IATA: Passenger Recovery Accelerated in February

Photo sourced from Schengen Visa.

LONDON – IATA released a press release on the 6th of April stating that the global aviation industry has recovered on an accelerated level in February, and that includes both the passenger industry and the cargo industry of the aviation world.

Despite the Ukrainian war, which started on February 24th, it didn’t have a big impact on the growth of the aviation industry.


The revenue for the passengers has been measured in Revenue Passenger Kilometer or RPK for short.

While the total traffic in February 2022 has increased by 115.9% compared to February of last year, compared to the 2019 levels, this is still 45.5% short.

The domestic RPK has increased 60.7% compared to last year but is still 21.8% short compared to 2019.

The international RPK has increased by 256.8% compared to last year, but it is still 59.6% short compared to the 2019 period.

A word from the Director-General, Willie Walsh:

“The recovery in air travel is gathering steam as governments in many parts of the world lift travel restrictions.”

“States that persist in attempting to lock out the disease, rather than managing it, as we do with other diseases, risk missing out on the enormous economic and societal benefits that restoration of international connectivity will bring,”

“As the long-awaited recovery in air travel accelerates, it is important that our infrastructure providers are prepared for a huge increase in passenger numbers in the coming months.”

“We are already seeing reports of unacceptably long lines at some airports owing to the growing number of travelers. And that is even before the surge of Easter holiday travel in many markets next week.”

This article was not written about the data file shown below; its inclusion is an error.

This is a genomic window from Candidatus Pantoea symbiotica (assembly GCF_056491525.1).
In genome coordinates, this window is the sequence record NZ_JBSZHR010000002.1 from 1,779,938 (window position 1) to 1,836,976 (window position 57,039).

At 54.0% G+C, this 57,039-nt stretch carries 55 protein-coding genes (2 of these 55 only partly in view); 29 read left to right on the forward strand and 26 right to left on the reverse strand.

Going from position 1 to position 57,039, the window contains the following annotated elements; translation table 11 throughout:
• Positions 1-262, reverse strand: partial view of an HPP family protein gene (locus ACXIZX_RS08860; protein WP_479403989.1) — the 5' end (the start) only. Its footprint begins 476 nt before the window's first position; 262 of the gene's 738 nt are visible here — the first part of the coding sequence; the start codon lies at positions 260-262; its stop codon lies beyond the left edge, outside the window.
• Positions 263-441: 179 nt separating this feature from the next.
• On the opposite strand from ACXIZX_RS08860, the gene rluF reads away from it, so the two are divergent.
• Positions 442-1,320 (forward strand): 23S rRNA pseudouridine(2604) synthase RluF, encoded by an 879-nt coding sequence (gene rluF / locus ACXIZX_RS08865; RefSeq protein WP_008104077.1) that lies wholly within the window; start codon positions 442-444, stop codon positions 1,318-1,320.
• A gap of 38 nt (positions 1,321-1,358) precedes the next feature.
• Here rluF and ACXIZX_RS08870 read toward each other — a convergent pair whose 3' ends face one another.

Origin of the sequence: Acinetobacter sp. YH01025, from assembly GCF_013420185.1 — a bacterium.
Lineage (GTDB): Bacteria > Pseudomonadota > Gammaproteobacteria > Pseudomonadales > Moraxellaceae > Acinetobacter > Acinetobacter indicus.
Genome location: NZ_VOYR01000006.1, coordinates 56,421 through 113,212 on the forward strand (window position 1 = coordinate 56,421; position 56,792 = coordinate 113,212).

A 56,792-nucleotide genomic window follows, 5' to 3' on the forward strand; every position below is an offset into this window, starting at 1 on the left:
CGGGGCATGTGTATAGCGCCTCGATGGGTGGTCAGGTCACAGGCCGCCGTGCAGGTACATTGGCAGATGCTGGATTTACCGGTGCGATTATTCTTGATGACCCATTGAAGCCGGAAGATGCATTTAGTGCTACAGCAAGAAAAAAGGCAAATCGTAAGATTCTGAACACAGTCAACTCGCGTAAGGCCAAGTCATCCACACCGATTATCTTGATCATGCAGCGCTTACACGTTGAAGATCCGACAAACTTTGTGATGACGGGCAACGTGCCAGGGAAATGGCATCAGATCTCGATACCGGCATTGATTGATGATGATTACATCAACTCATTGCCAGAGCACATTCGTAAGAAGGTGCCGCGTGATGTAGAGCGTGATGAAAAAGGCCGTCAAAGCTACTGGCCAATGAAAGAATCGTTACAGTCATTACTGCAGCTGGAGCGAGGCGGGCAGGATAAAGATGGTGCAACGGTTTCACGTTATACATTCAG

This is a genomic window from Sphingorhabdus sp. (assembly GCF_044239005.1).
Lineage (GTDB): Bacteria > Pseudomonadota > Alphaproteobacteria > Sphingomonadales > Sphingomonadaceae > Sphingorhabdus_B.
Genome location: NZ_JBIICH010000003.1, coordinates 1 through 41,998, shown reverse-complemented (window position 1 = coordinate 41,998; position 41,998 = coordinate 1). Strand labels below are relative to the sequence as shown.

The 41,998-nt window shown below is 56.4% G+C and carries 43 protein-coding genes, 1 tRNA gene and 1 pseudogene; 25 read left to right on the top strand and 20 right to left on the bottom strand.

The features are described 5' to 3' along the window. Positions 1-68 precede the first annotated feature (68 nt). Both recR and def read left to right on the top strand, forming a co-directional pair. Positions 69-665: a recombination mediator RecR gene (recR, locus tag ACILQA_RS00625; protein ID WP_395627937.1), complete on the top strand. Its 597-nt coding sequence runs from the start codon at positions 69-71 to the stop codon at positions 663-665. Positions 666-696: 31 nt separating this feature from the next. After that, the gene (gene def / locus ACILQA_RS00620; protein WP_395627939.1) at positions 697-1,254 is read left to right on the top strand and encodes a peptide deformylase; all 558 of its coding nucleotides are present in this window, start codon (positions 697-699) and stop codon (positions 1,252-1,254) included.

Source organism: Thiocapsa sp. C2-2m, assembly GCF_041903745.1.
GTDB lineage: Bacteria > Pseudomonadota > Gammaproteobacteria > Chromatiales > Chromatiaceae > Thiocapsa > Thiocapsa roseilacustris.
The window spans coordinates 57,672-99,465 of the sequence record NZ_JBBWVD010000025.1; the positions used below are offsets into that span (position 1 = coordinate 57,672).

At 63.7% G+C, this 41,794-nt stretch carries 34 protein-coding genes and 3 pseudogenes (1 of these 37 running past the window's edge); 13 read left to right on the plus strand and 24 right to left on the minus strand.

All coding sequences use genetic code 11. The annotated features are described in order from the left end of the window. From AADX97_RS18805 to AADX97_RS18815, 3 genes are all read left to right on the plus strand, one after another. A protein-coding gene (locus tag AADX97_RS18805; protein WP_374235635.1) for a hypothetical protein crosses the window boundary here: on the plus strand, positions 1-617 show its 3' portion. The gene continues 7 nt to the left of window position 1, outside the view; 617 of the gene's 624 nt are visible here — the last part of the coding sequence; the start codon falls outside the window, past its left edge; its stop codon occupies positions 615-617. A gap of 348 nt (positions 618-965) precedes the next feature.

“The peak Northern summer travel season will be critical for jobs throughout the travel and tourism value chain. Now is the time to prepare.”

“Governments can help by ensuring that border positions are staffed adequately and that background security checks for new staff are managed as efficiently as possible”.


These numbers are very promising looking, especially now that many European had to adapt to a new world that has changed after the Russian invasion of Ukraine, which has lasted a full month now.

For example, Finnair had to cancel many of their Asian routes, for example to Japan and South Korea, as they were not allowed to fly over the Russian airspace anymore. Despite this, it seems quite likely for them to be able to survive the current situation.

Another airline that was affected by the Ukrainian war, albeit positively, is Northern Pacific Airways.

They are an Anchorage-based airline, which has the potential to become the Icelandair of the Northern American subcontinent, which means that they have the potential to offer connecting flights between the United States and East Asia, such as Japan and South Korea. 

Many airlines are also changing their flight paths to avoid the Russian airspace, but this means that the RPK, which is a key point indicator (KPI) that is calculated by the revenue times the distance flown, is going to be significantly higher, and isn’t telling the full story.

For example, airlines that have a relatively lower RPK could for example be low-cost carriers such as Ryanair or EasyJet, which are more stable and more profitable than full-service carriers such as Finnair or Icelandair, which primarily operate long-haul services.

In this case, however, since the recovery has shifted 2 gears higher, with many, if not all, restrictions being gone, these numbers are a healthy sign.

They indicate that the airlines are performing well, with the potential ability to operate on a 2019 level by the end of the year, as long as no new COVID variant appears which will impact global air travel.

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